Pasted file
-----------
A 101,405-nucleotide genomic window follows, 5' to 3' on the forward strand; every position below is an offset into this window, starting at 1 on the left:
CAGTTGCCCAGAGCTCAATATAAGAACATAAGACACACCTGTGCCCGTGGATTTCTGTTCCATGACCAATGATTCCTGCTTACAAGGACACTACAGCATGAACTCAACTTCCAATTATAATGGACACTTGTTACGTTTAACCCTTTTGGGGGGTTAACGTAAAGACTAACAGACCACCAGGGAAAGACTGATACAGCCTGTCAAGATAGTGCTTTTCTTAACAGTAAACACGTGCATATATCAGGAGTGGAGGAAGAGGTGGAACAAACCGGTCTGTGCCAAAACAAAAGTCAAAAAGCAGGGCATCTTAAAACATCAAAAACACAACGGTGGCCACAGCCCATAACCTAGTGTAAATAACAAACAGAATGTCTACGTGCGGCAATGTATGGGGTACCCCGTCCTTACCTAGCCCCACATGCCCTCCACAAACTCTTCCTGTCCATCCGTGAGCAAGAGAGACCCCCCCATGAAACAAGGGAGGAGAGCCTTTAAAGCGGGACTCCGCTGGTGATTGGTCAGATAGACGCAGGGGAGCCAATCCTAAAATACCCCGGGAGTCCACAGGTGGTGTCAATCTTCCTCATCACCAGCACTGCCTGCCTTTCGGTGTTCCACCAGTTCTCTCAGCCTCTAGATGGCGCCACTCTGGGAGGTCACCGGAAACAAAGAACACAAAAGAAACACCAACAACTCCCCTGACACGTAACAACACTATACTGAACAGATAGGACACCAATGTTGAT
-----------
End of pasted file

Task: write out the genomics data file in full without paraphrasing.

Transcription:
A 101,405-nucleotide genomic window follows, 5' to 3' on the forward strand; every position below is an offset into this window, starting at 1 on the left:
CAGTTGCCCAGAGCTCAATATAAGAACATAAGACACACCTGTGCCCGTGGATTTCTGTTCCATGACCAATGATTCCTGCTTACAAGGACACTACAGCATGAACTCAACTTCCAATTATAATGGACACTTGTTACGTTTAACCCTTTTGGGGGGTTAACGTAAAGACTAACAGACCACCAGGGAAAGACTGATACAGCCTGTCAAGATAGTGCTTTTCTTAACAGTAAACACGTGCATATATCAGGAGTGGAGGAAGAGGTGGAACAAACCGGTCTGTGCCAAAACAAAAGTCAAAAAGCAGGGCATCTTAAAACATCAAAAACACAACGGTGGCCACAGCCCATAACCTAGTGTAAATAACAAACAGAATGTCTACGTGCGGCAATGTATGGGGTACCCCGTCCTTACCTAGCCCCACATGCCCTCCACAAACTCTTCCTGTCCATCCGTGAGCAAGAGAGACCCCCCCATGAAACAAGGGAGGAGAGCCTTTAAAGCGGGACTCCGCTGGTGATTGGTCAGATAGACGCAGGGGAGCCAATCCTAAAATACCCCGGGAGTCCACAGGTGGTGTCAATCTTCCTCATCACCAGCACTGCCTGCCTTTCGGTGTTCCACCAGTTCTCTCAGCCTCTAGATGGCGCCACTCTGGGAGGTCACCGGAAACAAAGAACACAAAAGAAACACCAACAACTCCCCTGACACGTAACAACACTATACTGAACAGATAGGACACCAATGTTGAT